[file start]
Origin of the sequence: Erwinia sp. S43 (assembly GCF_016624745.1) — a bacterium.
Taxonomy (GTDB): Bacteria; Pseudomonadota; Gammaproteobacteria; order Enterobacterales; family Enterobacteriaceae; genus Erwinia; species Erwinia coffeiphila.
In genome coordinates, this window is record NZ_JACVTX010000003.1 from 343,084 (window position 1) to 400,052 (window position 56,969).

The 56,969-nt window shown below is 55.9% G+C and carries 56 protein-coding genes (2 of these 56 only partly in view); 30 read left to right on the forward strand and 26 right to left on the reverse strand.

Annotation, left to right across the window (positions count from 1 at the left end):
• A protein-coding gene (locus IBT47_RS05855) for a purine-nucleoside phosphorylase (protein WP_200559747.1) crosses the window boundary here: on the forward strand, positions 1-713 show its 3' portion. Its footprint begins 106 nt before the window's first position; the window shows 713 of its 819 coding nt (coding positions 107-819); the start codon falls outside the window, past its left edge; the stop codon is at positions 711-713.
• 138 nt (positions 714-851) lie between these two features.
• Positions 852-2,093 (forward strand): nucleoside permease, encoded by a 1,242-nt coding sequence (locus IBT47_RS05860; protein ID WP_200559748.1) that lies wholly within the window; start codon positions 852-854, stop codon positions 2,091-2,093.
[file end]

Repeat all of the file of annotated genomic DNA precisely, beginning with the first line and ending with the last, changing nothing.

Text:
Origin of the sequence: Erwinia sp. S43 (assembly GCF_016624745.1) — a bacterium.
Taxonomy (GTDB): Bacteria; Pseudomonadota; Gammaproteobacteria; order Enterobacterales; family Enterobacteriaceae; genus Erwinia; species Erwinia coffeiphila.
In genome coordinates, this window is record NZ_JACVTX010000003.1 from 343,084 (window position 1) to 400,052 (window position 56,969).

The 56,969-nt window shown below is 55.9% G+C and carries 56 protein-coding genes (2 of these 56 only partly in view); 30 read left to right on the forward strand and 26 right to left on the reverse strand.

Annotation, left to right across the window (positions count from 1 at the left end):
• A protein-coding gene (locus IBT47_RS05855) for a purine-nucleoside phosphorylase (protein WP_200559747.1) crosses the window boundary here: on the forward strand, positions 1-713 show its 3' portion. Its footprint begins 106 nt before the window's first position; the window shows 713 of its 819 coding nt (coding positions 107-819); the start codon falls outside the window, past its left edge; the stop codon is at positions 711-713.
• 138 nt (positions 714-851) lie between these two features.
• Positions 852-2,093 (forward strand): nucleoside permease, encoded by a 1,242-nt coding sequence (locus IBT47_RS05860; protein ID WP_200559748.1) that lies wholly within the window; start codon positions 852-854, stop codon positions 2,091-2,093.